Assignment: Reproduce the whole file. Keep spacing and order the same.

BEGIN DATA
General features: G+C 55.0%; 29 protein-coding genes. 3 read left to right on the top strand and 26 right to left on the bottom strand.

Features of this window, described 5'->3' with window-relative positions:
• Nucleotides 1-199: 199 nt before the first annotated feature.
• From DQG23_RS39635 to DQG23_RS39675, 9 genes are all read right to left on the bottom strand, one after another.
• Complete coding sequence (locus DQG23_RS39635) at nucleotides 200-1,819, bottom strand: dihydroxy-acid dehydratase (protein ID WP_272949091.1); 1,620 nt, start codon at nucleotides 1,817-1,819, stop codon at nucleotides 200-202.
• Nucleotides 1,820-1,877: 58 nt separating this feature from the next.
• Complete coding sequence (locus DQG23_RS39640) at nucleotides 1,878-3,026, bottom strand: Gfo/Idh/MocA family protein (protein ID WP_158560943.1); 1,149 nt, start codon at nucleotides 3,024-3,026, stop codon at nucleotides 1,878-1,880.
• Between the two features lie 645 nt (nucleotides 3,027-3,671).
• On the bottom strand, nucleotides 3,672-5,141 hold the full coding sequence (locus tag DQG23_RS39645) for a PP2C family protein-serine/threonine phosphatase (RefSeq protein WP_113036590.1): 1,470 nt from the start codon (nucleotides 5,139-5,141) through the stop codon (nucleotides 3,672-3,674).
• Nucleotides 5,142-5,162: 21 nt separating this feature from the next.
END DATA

General features: G+C 55.0%; 29 protein-coding genes. 3 read left to right on the top strand and 26 right to left on the bottom strand.

Features of this window, described 5'->3' with window-relative positions:
• Nucleotides 1-199: 199 nt before the first annotated feature.
• From DQG23_RS39635 to DQG23_RS39675, 9 genes are all read right to left on the bottom strand, one after another.
• Complete coding sequence (locus DQG23_RS39635) at nucleotides 200-1,819, bottom strand: dihydroxy-acid dehydratase (protein ID WP_272949091.1); 1,620 nt, start codon at nucleotides 1,817-1,819, stop codon at nucleotides 200-202.
• Nucleotides 1,820-1,877: 58 nt separating this feature from the next.
• Complete coding sequence (locus DQG23_RS39640) at nucleotides 1,878-3,026, bottom strand: Gfo/Idh/MocA family protein (protein ID WP_158560943.1); 1,149 nt, start codon at nucleotides 3,024-3,026, stop codon at nucleotides 1,878-1,880.
• Between the two features lie 645 nt (nucleotides 3,027-3,671).
• On the bottom strand, nucleotides 3,672-5,141 hold the full coding sequence (locus tag DQG23_RS39645) for a PP2C family protein-serine/threonine phosphatase (RefSeq protein WP_113036590.1): 1,470 nt from the start codon (nucleotides 5,139-5,141) through the stop codon (nucleotides 3,672-3,674).
• Nucleotides 5,142-5,162: 21 nt separating this feature from the next.